So basically it's the modern day Freekish Blues story with the other similarity being that Vertex are another TGP favourite and some people on there with absolutely no self respect will still argue Mason from Vertex's case and not hear a bad word said against him.  Amazing how fanboyism can turn some peoples' brains to mush to the point they refuse to acknowledge the damning evidence staring them in the face.

I love guitar effects, and companies like Vertex and Freekish Blues give the industry a bad name, making it difficult to trust new manufacturers and products on the market for fear that you're being ripped off.  Hopefully when Vertex endorsers like Landau realise what company they are associated with, Vertex will go the same way as Freekish Blue.  Just beware for Mason's next company popping up in a guitar shop near you!

For anyone who would like to see more info about it you can check out this web site where you can see some of the degoop pics along with a hilarious rebuttal from one of Mason's cranially challenged TGP admirers.  Worth a read:

http://www.ripoffreport.com/r/Vertex-Effects-Mason-Marangella/Point-Richmond-California/Vertex-Effects-Mason-Marangella-Desperado-on-Huge-Racks-Inc-and-The-Gear-Page-Decepti-1166892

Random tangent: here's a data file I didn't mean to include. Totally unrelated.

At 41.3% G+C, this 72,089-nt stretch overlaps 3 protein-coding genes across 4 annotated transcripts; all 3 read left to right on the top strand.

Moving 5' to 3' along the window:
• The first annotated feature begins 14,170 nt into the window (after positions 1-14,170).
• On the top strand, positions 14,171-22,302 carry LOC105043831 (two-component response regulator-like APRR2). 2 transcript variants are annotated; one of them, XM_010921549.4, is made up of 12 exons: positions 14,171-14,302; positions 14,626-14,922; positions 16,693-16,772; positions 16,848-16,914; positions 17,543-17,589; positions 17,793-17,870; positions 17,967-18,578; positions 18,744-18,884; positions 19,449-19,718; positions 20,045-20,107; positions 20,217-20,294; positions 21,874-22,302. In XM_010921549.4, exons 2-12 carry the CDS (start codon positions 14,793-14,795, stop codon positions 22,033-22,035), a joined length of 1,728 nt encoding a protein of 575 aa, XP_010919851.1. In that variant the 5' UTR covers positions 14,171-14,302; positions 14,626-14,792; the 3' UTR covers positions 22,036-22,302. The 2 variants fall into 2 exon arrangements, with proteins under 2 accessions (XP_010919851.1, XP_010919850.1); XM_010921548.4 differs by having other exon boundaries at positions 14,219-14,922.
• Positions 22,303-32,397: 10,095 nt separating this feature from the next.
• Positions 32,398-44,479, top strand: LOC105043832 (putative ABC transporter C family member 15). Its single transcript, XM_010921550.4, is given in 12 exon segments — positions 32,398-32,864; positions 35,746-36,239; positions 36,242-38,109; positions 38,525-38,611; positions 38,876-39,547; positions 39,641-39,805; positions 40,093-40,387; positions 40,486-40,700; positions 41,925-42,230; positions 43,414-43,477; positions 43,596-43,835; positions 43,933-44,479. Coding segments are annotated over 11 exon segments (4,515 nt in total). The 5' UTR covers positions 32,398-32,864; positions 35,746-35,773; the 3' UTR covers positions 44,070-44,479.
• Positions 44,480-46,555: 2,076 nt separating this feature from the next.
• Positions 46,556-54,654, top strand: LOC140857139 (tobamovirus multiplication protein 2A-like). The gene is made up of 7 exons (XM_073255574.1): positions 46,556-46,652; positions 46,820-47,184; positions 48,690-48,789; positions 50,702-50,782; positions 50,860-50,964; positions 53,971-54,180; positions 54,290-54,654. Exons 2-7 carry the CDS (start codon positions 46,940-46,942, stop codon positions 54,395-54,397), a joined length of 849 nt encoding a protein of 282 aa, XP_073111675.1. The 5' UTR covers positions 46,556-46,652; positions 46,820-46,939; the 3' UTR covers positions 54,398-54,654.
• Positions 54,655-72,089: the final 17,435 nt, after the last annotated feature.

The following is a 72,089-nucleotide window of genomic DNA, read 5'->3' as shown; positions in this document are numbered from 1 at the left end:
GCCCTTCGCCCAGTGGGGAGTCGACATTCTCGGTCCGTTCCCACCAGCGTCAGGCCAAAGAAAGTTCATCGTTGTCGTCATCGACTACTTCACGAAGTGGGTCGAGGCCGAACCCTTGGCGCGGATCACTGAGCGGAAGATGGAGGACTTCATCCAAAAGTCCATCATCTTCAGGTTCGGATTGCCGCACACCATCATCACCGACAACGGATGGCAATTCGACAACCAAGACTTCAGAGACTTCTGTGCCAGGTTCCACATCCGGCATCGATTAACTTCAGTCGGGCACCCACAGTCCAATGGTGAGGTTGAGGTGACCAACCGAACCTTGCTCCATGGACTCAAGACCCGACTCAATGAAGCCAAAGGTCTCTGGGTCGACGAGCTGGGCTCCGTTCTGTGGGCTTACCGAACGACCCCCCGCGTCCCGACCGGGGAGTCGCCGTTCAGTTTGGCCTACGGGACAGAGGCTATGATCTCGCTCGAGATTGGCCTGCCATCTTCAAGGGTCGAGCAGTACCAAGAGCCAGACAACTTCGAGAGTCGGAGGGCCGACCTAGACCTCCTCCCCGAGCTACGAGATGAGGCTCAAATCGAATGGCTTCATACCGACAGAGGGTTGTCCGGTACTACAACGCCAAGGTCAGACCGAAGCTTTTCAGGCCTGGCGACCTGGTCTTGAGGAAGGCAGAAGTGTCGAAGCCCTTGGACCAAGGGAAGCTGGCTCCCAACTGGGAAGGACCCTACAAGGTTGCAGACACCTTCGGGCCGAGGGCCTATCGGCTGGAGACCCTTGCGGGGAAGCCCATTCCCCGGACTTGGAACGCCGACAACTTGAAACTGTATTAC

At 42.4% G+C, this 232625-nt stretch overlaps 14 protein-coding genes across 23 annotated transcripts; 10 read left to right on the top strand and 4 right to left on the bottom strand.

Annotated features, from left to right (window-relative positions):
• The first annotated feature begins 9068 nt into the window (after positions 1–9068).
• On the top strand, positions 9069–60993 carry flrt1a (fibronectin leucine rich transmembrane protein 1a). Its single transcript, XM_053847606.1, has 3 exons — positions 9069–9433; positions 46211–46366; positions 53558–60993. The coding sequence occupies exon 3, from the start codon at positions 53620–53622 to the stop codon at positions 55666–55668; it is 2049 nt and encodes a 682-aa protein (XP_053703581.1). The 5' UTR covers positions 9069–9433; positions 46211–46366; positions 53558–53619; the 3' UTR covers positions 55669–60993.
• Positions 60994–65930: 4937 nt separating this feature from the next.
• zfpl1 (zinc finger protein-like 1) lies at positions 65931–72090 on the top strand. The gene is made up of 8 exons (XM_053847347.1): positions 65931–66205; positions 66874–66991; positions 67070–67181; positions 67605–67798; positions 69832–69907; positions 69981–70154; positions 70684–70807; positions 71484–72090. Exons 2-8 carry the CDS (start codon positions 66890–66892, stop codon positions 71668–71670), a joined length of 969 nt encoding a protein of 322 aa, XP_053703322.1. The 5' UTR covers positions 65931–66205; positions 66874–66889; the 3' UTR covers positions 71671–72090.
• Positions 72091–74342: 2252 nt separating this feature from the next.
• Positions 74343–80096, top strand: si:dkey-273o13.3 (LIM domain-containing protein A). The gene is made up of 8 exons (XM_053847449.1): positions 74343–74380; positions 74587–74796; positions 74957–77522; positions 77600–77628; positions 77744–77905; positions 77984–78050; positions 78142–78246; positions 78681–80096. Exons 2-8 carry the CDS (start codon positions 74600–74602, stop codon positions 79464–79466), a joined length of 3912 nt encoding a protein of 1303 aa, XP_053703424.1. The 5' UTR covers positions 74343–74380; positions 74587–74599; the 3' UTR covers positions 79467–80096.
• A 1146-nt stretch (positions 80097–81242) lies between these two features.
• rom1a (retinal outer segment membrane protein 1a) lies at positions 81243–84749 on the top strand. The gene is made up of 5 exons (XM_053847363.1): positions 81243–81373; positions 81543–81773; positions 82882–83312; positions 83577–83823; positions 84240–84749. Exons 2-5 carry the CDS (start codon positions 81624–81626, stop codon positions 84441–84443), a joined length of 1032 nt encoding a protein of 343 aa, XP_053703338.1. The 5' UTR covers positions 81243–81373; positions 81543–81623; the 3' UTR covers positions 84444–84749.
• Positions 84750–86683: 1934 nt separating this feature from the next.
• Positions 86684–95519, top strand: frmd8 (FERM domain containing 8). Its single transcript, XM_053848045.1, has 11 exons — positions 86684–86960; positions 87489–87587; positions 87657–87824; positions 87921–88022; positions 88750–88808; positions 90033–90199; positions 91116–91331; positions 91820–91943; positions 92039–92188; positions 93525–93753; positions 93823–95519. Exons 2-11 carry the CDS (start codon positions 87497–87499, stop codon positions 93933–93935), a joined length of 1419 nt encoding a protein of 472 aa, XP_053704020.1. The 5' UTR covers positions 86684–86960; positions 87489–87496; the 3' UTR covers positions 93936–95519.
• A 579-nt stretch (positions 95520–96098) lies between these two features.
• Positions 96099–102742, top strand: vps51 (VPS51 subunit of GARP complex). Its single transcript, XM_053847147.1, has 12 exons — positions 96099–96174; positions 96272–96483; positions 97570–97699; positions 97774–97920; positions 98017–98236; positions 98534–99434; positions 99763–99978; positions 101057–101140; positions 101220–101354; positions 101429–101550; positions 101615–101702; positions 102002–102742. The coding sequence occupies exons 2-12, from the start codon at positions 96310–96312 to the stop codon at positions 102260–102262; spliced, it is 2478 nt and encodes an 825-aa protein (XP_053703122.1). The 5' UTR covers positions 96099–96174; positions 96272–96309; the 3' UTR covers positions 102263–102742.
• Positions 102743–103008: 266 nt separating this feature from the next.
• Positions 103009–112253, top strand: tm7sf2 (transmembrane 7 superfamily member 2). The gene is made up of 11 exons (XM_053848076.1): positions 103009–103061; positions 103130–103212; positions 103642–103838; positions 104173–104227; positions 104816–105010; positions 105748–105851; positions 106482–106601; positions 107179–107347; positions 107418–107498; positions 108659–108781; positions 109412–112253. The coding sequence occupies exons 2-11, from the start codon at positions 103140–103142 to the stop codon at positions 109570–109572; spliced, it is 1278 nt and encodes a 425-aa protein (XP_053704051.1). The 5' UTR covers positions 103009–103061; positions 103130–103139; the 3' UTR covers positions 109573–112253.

In next weeks episode.  How Vertex's totally gutted and rebuilt (in USA allegedly) Boss volume pedal is in fact a Boss volume pedal with the tuner out components removed [shaking head facepalm smiley required].

Out of respect for the manufacturer who deserves the credit I'll include BBE's marketing first:
Ben Wah is based on a 1967 Class A circuit design that featured the unique Halo inductor. We re-engineered and custom-tuned the Halo inductor and potentiometer to re-create the expressive tones made famous by players like Eric Clapton, Jimi Hendrix and Stevie Ray Vaughn. All components are hand-wired for the ultimate in vintage authenticity

We didn't stop there. Ben Wah adds amazing versatility thanks to its “Harmony” control to help fine tune the Q/peak response. The verdict? Guitar Player Magazine had this to say in a wah roundup article:

...the BBE Wah has the sweetest, most musical voice of the bunch. Its potential to be a first-pick wah for any kind of music earns it an Editors' Pick Award. - Guitar Player Magazine"